The US Transportation Security Administration has announced tighter checking for flights from specific countries deemed higher terrorist risks, but when it comes to flights from anywhere else in the world, it's still the case that nothing is predictable.
Picture by bosconet
I flew from Sydney to Los Angeles and then to Las Vegas (for CES) over the weekend, so I was curious to see how many of the rumoured restrictions — such as not using electronic equipment, being forced to sit down for the last hour of the flight, or being searched more heavily than usual — would apply. The answer? Not much had altered.
The only really visible change was that just before boarding the flight, every passenger was subjected to a manual hand luggage search and pat-down, which included opening up my laptop to prove it was a functioning device. This isn't something I've had happen when flying to the US for a while, but it has happened before — I can't chalk it up as a specifically new experience resulting from concerns following the attempted Detroit-bound plane attack.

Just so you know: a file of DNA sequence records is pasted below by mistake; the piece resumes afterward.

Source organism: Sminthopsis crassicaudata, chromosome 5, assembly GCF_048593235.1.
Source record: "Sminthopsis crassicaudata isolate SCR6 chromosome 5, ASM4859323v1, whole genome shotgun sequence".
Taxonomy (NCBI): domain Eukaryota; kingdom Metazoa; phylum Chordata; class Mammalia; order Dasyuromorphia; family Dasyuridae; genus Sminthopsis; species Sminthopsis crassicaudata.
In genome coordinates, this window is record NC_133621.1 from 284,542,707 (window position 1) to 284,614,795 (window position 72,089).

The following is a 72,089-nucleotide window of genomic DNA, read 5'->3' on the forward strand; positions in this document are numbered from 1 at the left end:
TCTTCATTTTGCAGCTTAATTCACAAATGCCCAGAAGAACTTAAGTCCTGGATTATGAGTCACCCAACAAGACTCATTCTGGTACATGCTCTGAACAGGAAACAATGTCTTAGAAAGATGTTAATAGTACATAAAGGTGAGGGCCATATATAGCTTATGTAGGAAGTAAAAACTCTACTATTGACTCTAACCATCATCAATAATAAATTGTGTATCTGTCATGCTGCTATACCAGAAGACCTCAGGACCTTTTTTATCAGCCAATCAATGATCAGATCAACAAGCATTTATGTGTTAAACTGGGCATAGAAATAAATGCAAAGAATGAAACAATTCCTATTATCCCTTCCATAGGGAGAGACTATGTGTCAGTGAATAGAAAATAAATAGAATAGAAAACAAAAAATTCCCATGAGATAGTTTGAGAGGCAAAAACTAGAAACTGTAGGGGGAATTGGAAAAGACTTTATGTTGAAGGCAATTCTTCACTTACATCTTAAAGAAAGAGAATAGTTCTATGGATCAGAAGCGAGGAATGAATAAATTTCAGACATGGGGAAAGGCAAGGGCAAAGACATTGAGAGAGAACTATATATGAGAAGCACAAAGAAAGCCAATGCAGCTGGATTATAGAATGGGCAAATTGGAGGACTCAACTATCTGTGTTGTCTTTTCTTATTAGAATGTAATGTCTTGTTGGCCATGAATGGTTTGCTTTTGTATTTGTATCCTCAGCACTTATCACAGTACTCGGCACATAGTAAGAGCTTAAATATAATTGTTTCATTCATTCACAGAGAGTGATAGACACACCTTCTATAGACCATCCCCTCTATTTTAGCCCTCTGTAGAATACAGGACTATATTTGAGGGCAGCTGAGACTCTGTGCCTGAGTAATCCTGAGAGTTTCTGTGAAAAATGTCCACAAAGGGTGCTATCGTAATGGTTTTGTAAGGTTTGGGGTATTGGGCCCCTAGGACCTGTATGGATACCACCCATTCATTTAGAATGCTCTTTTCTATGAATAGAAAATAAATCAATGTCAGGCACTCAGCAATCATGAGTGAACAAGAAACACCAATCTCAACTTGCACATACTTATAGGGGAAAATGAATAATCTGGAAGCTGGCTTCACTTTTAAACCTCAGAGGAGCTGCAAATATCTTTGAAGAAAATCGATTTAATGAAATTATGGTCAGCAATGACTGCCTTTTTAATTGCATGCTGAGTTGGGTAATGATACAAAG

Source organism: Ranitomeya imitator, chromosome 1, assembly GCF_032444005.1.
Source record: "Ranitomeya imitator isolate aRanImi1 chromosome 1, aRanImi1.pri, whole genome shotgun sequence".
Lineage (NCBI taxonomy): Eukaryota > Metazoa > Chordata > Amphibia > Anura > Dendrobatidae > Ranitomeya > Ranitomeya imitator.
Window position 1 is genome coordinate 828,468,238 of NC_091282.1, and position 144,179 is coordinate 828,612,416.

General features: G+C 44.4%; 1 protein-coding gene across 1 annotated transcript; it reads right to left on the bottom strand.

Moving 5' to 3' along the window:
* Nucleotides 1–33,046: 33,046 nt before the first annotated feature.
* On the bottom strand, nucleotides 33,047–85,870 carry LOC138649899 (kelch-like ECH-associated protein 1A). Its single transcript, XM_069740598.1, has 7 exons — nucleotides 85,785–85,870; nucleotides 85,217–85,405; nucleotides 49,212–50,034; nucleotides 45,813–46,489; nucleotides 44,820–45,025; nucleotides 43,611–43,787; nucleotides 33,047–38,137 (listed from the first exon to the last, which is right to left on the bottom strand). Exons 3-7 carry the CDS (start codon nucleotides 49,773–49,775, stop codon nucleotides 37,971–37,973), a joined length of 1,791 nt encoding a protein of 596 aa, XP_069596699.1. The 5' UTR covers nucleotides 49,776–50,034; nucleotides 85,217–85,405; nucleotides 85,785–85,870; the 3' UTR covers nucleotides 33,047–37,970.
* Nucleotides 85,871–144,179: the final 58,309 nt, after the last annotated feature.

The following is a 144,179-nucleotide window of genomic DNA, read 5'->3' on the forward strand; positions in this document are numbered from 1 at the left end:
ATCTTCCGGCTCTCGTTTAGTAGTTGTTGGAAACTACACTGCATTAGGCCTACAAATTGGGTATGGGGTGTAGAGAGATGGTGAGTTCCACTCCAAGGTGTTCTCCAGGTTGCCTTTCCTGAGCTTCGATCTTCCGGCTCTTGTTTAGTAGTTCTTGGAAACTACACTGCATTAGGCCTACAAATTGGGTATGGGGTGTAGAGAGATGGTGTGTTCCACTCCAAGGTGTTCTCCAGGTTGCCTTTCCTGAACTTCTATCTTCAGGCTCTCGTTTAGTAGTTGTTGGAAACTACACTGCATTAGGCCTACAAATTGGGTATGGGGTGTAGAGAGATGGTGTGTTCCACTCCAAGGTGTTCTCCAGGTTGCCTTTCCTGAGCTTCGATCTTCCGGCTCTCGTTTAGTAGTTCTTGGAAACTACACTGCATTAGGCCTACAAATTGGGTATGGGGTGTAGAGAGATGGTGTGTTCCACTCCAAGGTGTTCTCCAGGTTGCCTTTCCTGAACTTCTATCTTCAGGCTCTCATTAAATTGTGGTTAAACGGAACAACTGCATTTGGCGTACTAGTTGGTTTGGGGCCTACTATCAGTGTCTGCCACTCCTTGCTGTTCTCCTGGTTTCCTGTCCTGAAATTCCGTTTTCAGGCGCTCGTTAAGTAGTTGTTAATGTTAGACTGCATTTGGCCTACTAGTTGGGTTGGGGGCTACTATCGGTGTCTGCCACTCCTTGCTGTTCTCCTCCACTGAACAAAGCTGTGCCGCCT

Other than that, it was pretty much all business as usual. On-board entertainment didn't shut down until we begun our descent, and other than the customary grudging announcement that passengers shouldn't congregate near toilets, we were free to move around the cabin. There was a brief delay when we landed to allow security staff to board, but crew said that was because two passengers had been involved in a brawl. Within LAX, the screening process was no different, and there were no changes on the flight to Vegas either
The lesson from this is not that nothing will ever happen — there are plenty of credible accounts of much more onerous enforcement — but that there's no point in becoming overly paranoid. Allowing extra time for clearing security remains sensible, of course. For useful US travel tips that apply whatever security rules are being enforced, check out our five traps to avoid when travelling to the USA.